Detox is hard, and it is painful, and it’s understandable that addicts would try to avoid it; but if the alternative to a few days of discomfort is a lifetime of addiction to methadone, then isn’t the price of withdrawal avoidance too high? On methadone, you’re not taking a trip out of town, you’re never going to Disneyland with the family and you’re always in the company of the people that remind you of what you once were. Get clean the hard and honest way, and learn what you need to live free from drug abuse, and stay sober over the long term. Not many addicts can resist the cravings and temptation to use during the first days of rehab, and the best way to detox is under medical supervision.

A supervised detox makes the process as safe and comfortable as possible, and at the very least, keeps you well away from access to drugs until the metabolites have been cleansed from your body. Detox alone is very rarely an effective cure, and most addicts will need the help of professionals, counseling, and education to have a real chance of staying clean for good. Heroin addiction is tough, but a life in drug recovery is a life full of hope and promise, and is surely better than a life of continuing addiction with methadone.

3 thoughts on “Should you consider methadone maintenance therapy?”

  1. I want some advice on how to help my son stay clean and sober, he has been an addict for about seven years. He preferred opiates and decided to trade pills for alcohol. He has recently began taking suboxone, and I have mixed feelings about it. On one hand, I can see some remanent of my son since he started it, but am concerned because he has a very addictive personality. I haven’t seen him so functional in years and considering he is only 22 and has wasted all of his teenage years, I am thankful that he has put forth the effort to try and get well. I guess my question is, how likely is he to stay sober once he is taken offf the medicine?

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  2. I agree with a lot of things in your post, but I am a MMT patient and had to correct you on a few points. Just because you are on Methadone doesn’t mean you can’t take family trips with the family. You have to earn those trip’s by providing clean urine samples. After 90 days in most treatment facilities you earn a take home dose if you remain illict drug free. Then after one year you can earn your week work of take home dose’s as long as you attend your counseling sessions, attend group, and remain illict drug free. You can work your way all the way up to receiving a month’s worth of take home doses.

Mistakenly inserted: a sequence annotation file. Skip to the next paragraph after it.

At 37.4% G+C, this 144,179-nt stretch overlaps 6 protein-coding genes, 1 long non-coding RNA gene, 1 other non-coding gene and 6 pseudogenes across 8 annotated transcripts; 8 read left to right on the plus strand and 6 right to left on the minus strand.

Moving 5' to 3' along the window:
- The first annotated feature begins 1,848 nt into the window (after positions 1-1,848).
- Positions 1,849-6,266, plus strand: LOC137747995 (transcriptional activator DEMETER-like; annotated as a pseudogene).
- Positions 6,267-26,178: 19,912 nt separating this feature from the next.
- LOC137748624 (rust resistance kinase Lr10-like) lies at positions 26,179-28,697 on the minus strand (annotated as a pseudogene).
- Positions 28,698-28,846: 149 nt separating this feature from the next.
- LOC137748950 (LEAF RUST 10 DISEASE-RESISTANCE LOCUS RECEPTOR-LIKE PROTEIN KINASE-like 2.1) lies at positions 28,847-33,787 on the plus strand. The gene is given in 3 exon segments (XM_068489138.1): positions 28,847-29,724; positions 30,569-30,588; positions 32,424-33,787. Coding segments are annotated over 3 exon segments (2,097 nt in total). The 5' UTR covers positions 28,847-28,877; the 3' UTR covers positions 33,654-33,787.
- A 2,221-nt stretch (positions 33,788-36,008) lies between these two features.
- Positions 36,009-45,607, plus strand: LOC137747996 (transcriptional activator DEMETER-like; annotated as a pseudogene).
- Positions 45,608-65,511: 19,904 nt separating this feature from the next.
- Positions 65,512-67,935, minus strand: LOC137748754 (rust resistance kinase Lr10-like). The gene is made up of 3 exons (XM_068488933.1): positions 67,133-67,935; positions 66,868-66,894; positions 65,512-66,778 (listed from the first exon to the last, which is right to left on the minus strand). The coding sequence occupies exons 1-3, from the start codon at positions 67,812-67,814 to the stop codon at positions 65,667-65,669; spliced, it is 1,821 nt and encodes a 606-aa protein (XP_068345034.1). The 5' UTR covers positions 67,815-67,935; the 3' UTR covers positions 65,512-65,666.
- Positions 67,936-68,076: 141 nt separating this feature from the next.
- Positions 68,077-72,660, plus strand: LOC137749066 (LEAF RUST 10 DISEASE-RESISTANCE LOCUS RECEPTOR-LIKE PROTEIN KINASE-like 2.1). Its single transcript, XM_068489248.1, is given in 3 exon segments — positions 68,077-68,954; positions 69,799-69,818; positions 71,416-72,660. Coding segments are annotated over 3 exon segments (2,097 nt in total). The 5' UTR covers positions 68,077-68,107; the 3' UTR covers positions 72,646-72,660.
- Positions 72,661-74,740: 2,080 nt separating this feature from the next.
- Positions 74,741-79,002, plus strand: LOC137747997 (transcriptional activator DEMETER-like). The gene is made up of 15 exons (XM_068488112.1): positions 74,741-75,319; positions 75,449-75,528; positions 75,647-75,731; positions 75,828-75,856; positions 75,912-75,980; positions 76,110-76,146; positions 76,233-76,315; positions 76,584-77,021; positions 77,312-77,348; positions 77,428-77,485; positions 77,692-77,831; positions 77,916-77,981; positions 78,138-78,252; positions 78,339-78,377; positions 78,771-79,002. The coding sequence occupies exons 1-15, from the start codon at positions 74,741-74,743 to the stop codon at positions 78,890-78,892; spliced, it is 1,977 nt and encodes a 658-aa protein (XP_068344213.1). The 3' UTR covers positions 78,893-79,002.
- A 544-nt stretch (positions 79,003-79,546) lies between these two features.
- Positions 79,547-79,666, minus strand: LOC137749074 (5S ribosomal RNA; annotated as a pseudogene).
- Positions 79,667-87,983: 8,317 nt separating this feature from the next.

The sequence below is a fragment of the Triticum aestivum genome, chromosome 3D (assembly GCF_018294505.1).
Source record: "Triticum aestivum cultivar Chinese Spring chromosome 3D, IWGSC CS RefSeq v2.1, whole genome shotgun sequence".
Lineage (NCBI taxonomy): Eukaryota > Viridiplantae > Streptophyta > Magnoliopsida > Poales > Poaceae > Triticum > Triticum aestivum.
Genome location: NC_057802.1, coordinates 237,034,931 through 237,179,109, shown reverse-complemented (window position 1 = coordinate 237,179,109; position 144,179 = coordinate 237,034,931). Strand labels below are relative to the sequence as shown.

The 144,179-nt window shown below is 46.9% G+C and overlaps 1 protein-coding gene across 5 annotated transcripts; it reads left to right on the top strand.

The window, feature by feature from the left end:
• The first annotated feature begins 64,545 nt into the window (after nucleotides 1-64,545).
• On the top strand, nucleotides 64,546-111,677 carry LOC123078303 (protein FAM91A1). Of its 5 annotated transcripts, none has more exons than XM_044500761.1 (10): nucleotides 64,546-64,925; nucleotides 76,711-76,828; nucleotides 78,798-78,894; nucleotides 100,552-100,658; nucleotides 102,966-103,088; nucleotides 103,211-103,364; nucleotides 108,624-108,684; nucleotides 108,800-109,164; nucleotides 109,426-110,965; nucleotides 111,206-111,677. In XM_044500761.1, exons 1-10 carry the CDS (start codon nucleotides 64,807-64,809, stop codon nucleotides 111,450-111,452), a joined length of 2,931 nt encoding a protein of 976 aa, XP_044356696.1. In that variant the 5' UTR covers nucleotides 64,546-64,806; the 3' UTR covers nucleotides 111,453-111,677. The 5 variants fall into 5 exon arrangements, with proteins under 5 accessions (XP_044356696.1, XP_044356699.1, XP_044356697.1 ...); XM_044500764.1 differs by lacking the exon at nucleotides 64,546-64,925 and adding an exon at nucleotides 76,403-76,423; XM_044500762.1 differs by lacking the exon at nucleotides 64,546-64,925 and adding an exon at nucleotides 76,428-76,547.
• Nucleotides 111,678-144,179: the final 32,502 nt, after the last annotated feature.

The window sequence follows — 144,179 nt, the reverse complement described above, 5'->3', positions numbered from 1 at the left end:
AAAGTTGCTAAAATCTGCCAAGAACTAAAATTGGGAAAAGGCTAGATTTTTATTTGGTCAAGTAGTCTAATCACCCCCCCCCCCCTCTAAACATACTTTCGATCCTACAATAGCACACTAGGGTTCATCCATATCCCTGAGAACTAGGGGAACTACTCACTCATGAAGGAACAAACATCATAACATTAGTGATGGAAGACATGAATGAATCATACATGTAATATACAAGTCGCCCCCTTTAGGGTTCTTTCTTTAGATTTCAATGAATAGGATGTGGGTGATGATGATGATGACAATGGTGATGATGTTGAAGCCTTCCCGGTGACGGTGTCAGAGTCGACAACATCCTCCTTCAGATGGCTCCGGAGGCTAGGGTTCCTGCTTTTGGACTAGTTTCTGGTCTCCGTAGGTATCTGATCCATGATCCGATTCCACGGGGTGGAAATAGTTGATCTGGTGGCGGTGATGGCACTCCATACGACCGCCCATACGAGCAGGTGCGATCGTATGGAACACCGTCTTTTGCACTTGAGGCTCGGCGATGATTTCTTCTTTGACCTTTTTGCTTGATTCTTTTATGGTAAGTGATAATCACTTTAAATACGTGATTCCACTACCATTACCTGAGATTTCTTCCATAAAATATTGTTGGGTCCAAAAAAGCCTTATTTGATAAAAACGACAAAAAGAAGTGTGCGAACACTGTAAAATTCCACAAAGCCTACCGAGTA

Also would you call a person who takes insulin for diabetes an addict, because they have to shoot up with insulin every day for a disease they have? Of course not!!! It’s the same with Methadone, we take a medication that has no euphoric value for a disease we have called addiction. Many have changed their endorphin production from using for so many year’s, and need Methadone to feel normal so they can be productive citizens in society. At the clinic I attend, sure you see a few folks that are there and really don’t care about their recovery, but on the other hand there are many professionals attending there too. I see lawyers, business executives, nurses, mining engineers, chemical engineers ( of which I am), and even doctors that became addicted from sample medications brought to them by pharmaceutical companies. Just think those doctor’s are the ones that people go to see everyday for their health, and patient’s wouldn’t even guess he/she was a recovering addict. We need to break this stigma that Methadone is a bad thing, because it IS NOT!!!! It has saved many lives! For each life lost because of diversion of this drug, five other lives have been saved in it’s place. Education about the unique properties of this drug is what is needed. Also pain patients use this drug to and it gives long term pain relief because of it’s half-life.